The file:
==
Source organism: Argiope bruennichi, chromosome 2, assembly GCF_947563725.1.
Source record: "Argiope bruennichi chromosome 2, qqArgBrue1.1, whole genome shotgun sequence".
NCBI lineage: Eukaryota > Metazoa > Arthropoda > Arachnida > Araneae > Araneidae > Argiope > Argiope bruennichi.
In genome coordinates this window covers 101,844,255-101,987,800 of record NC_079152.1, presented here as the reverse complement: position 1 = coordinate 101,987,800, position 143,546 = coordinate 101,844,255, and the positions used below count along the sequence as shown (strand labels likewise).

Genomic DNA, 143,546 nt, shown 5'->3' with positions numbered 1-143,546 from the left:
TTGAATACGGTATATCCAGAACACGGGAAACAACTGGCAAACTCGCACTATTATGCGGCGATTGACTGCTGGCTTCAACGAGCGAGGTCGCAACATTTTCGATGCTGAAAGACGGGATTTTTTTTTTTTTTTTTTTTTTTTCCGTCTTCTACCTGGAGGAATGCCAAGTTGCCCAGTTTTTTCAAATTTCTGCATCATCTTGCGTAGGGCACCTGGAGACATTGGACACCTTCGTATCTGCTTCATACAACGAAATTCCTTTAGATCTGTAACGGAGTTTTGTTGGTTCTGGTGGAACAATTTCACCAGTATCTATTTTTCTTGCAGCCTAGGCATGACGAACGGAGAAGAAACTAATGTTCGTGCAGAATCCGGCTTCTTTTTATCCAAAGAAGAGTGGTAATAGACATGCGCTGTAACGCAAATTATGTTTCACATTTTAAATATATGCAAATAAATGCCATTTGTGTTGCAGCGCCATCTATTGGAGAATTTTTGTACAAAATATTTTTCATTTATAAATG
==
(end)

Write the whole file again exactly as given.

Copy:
Source organism: Argiope bruennichi, chromosome 2, assembly GCF_947563725.1.
Source record: "Argiope bruennichi chromosome 2, qqArgBrue1.1, whole genome shotgun sequence".
NCBI lineage: Eukaryota > Metazoa > Arthropoda > Arachnida > Araneae > Araneidae > Argiope > Argiope bruennichi.
In genome coordinates this window covers 101,844,255-101,987,800 of record NC_079152.1, presented here as the reverse complement: position 1 = coordinate 101,987,800, position 143,546 = coordinate 101,844,255, and the positions used below count along the sequence as shown (strand labels likewise).

Genomic DNA, 143,546 nt, shown 5'->3' with positions numbered 1-143,546 from the left:
TTGAATACGGTATATCCAGAACACGGGAAACAACTGGCAAACTCGCACTATTATGCGGCGATTGACTGCTGGCTTCAACGAGCGAGGTCGCAACATTTTCGATGCTGAAAGACGGGATTTTTTTTTTTTTTTTTTTTTTTTCCGTCTTCTACCTGGAGGAATGCCAAGTTGCCCAGTTTTTTCAAATTTCTGCATCATCTTGCGTAGGGCACCTGGAGACATTGGACACCTTCGTATCTGCTTCATACAACGAAATTCCTTTAGATCTGTAACGGAGTTTTGTTGGTTCTGGTGGAACAATTTCACCAGTATCTATTTTTCTTGCAGCCTAGGCATGACGAACGGAGAAGAAACTAATGTTCGTGCAGAATCCGGCTTCTTTTTATCCAAAGAAGAGTGGTAATAGACATGCGCTGTAACGCAAATTATGTTTCACATTTTAAATATATGCAAATAAATGCCATTTGTGTTGCAGCGCCATCTATTGGAGAATTTTTGTACAAAATATTTTTCATTTATAAATG